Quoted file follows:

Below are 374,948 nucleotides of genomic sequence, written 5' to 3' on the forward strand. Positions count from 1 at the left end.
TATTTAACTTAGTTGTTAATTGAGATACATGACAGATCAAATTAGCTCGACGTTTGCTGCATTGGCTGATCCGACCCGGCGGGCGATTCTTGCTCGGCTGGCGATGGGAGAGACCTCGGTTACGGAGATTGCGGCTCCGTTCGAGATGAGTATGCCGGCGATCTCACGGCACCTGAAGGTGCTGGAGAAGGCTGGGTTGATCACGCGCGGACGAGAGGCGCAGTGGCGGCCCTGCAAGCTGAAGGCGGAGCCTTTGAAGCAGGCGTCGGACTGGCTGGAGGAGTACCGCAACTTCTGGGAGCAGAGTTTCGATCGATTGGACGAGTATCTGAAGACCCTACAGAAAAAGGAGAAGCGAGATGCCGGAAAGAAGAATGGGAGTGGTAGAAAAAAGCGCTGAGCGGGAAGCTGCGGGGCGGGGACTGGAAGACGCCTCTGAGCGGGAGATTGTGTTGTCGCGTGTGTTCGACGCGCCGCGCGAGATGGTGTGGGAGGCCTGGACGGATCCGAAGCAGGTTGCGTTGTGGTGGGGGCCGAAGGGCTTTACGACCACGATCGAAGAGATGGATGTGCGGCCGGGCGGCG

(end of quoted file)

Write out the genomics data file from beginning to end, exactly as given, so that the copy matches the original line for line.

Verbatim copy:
Below are 374,948 nucleotides of genomic sequence, written 5' to 3' on the forward strand. Positions count from 1 at the left end.
TATTTAACTTAGTTGTTAATTGAGATACATGACAGATCAAATTAGCTCGACGTTTGCTGCATTGGCTGATCCGACCCGGCGGGCGATTCTTGCTCGGCTGGCGATGGGAGAGACCTCGGTTACGGAGATTGCGGCTCCGTTCGAGATGAGTATGCCGGCGATCTCACGGCACCTGAAGGTGCTGGAGAAGGCTGGGTTGATCACGCGCGGACGAGAGGCGCAGTGGCGGCCCTGCAAGCTGAAGGCGGAGCCTTTGAAGCAGGCGTCGGACTGGCTGGAGGAGTACCGCAACTTCTGGGAGCAGAGTTTCGATCGATTGGACGAGTATCTGAAGACCCTACAGAAAAAGGAGAAGCGAGATGCCGGAAAGAAGAATGGGAGTGGTAGAAAAAAGCGCTGAGCGGGAAGCTGCGGGGCGGGGACTGGAAGACGCCTCTGAGCGGGAGATTGTGTTGTCGCGTGTGTTCGACGCGCCGCGCGAGATGGTGTGGGAGGCCTGGACGGATCCGAAGCAGGTTGCGTTGTGGTGGGGGCCGAAGGGCTTTACGACCACGATCGAAGAGATGGATGTGCGGCCGGGCGGCG